so i would say ………
    nit picking about whether it was executed rightly or wrongly is not really the point..
    i believe they do…. and even if it not fair to group all men together..
    its painful to see that there is THIS FEELING AMONGST BLACK WOMEN IN GENERAL..

  5. I like the fact that it has been documented as a talking point but I can hear those ‘borthers’ shouting at the screen…”who would want them anyway, they’re ugly anyway!”* now that the rejection has been heard. Sods law.

    *Typical retort that every black woman on the Western planet has had shouted after them when they have declined to be manhandled/hailed out on the street minding their own biz.

  6. @tyiscloser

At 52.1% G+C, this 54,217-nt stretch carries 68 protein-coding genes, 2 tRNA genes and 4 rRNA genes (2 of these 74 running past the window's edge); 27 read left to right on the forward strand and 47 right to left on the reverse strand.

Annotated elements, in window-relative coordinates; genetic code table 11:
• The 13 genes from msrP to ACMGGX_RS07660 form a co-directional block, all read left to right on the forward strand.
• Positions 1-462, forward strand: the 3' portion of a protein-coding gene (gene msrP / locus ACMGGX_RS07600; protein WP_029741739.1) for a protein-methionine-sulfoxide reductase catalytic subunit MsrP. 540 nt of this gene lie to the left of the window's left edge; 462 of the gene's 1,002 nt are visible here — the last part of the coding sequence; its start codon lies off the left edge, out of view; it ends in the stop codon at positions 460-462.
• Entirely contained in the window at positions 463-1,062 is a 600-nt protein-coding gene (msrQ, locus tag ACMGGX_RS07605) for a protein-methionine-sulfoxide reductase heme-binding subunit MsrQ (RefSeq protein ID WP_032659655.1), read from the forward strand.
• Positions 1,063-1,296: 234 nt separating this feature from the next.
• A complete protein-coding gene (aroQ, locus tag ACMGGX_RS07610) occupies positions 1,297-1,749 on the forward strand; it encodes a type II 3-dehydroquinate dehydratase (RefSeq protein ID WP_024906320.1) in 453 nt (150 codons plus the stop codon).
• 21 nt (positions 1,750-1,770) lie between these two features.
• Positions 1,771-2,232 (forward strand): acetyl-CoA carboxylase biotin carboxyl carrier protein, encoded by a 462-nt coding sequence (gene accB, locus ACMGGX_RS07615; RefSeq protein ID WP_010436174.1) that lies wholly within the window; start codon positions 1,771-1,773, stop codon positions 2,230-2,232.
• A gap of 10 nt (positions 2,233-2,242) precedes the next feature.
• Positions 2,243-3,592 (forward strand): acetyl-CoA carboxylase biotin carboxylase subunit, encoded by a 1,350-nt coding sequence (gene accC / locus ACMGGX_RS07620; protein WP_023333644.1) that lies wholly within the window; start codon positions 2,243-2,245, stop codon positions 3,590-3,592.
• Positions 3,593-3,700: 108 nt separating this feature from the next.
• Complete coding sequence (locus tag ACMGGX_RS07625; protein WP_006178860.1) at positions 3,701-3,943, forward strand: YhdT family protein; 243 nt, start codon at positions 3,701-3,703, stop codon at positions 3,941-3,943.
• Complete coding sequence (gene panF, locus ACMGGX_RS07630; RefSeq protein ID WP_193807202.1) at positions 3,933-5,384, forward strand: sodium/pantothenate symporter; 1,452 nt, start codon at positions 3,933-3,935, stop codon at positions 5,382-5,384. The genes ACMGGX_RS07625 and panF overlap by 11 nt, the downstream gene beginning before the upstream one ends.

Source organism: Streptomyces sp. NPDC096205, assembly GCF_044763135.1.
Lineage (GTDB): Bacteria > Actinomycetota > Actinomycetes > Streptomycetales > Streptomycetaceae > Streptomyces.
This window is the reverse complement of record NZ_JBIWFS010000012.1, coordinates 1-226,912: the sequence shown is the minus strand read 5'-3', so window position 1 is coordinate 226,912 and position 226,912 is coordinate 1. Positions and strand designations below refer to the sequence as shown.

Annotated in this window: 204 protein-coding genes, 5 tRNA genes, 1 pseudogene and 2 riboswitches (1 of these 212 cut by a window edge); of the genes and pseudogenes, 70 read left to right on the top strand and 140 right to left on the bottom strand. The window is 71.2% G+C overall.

The problem isn’t that these women have a point, but that they’re OVER-STATING the point as a Black male problem (i.e. Black men are aggressive, disrespectful, sex-crazed individuals). I ‘ve had Black men makes lewd remarks towards me, but I refuse to fear Black men; especially after having wonderful relationships with Black men my entire life. The fact that YOU fail to see yourself and your own behavior in the film, won’t stop a stranger from lumping you (and Obama) in with all those “over-sexed mandingos”. The same way it won’t stop a store clerk from following you in a store, or women (Black women too-smh) from crossing the street when you approach after being exposed (for years) to negative media imagery about Black men. The documentary lacked balance (admittedly, I’ve only seen an excerpt); where were the positive male voices like yours? Surely, they too must object to this behavior. We complain about the media stereotyping Blacks, and yet we stereotype ourselves daily. If this documentary cast a negative light on Black women (e.g. Black women dress slutty; ask for negative attention), sistas would be up in arms,even if there were some half-truths spoken. Sistas want to be seen as individuals (not video hoes, hood rats, and Jerry Springer rejects), but won’t allow the same courtesy to Black men. I’m a woman, and yet I realize the importance of protecting, when justified, our men. In the USA (my home), I believe this film will only stir up more “Black man vs. Black woman” beef rather than honest discussion and solutions. Besides, the problem of sexual aggression is a worldwide phenomenon; it isn’t race, gender, or class-specific.